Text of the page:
Aeronautical Engineering offers courses in Aviation, Air Traffic Control, Aircraft Maintenance, Repair and Overhaul of Aircraft, Aircraft Production, Aircraft Design and Development, etc. The course is based on the fundamentals of fluid dynamics, materials science, structural analysis, propulsion, electronics, automatic control and guidance. This discipline offers lots of job opportunities in research, development and design in reputed organisations like Indian Space Research Organisation (ISRO) and Defence Services as well as in Civil Aviation Department, National Aeronautical Laboratory Defence Research and Development Organisation (DRDO) and Hindustan Aeronautics Limited (HAL) etc.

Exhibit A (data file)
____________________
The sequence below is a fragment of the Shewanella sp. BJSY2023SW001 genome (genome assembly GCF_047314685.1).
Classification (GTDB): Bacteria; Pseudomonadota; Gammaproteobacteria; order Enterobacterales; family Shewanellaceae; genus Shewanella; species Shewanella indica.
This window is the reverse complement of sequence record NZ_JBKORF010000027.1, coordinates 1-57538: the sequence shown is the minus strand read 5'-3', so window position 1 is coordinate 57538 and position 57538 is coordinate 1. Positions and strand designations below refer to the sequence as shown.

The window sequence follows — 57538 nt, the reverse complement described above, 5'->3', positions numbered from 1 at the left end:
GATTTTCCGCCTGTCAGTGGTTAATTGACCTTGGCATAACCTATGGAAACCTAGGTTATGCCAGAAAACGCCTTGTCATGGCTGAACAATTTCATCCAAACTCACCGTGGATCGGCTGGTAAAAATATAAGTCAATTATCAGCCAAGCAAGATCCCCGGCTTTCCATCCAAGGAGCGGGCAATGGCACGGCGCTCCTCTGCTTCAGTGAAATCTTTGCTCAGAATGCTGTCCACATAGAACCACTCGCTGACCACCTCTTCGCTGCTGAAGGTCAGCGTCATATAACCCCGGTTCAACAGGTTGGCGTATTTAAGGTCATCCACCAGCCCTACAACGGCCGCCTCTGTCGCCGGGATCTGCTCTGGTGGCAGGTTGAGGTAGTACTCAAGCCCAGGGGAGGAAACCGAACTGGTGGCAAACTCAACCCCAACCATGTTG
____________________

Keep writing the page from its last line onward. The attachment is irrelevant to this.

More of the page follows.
Agricultural Engineering focuses on the application of engineering science and technology to agricultural production and processing. It can be seen as a discipline which applies a combination of agricultural and chemical engineering to food materials. The subjects that are taught are Crop Production Technology, Soil Science, Farm Implements and Machinery, Principles of Food Engineering and Irrigation Engineering. Agricultural engineers perform tasks such as planning, supervising and managing irrigation, water control systems, environmental impact assessments, agricultural product processing etc.